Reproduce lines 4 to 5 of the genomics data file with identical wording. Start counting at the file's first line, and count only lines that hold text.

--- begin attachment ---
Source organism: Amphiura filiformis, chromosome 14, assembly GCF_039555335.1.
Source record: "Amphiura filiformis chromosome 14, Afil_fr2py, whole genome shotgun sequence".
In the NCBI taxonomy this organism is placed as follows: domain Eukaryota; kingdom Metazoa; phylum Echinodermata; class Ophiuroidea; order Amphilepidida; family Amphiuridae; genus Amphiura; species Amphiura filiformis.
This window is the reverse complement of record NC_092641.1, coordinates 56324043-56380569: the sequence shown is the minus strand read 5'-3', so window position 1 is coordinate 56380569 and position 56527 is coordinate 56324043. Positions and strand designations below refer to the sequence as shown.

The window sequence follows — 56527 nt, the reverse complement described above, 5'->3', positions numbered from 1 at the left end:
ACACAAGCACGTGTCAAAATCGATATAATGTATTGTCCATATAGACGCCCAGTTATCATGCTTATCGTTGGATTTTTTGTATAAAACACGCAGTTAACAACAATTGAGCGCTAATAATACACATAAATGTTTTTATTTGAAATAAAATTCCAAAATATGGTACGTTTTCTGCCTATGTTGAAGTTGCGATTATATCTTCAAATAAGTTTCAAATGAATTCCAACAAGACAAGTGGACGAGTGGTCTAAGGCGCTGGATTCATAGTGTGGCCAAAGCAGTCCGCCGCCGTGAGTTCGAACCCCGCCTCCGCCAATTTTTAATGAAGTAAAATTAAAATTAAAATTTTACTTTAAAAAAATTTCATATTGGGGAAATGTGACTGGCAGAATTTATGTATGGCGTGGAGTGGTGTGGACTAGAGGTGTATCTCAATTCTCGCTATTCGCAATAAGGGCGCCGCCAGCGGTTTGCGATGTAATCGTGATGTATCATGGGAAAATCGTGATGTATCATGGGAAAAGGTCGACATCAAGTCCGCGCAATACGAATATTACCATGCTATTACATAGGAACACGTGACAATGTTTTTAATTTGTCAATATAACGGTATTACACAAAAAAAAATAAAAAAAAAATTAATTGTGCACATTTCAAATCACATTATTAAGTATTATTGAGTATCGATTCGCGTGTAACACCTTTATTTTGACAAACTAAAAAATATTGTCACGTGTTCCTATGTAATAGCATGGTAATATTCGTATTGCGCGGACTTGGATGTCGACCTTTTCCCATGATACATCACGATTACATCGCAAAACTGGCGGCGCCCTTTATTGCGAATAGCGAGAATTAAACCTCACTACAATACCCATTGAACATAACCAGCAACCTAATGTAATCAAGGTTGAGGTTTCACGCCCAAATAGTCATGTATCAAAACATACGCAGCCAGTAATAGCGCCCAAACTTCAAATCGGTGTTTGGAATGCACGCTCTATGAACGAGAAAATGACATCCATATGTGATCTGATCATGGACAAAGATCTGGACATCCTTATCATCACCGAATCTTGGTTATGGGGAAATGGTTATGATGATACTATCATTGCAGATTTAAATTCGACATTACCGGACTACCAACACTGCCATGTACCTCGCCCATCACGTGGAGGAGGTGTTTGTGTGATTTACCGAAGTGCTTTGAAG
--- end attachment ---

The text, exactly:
This window is the reverse complement of record NC_092641.1, coordinates 56324043-56380569: the sequence shown is the minus strand read 5'-3', so window position 1 is coordinate 56380569 and position 56527 is coordinate 56324043. Positions and strand designations below refer to the sequence as shown.

The window sequence follows — 56527 nt, the reverse complement described above, 5'->3', positions numbered from 1 at the left end: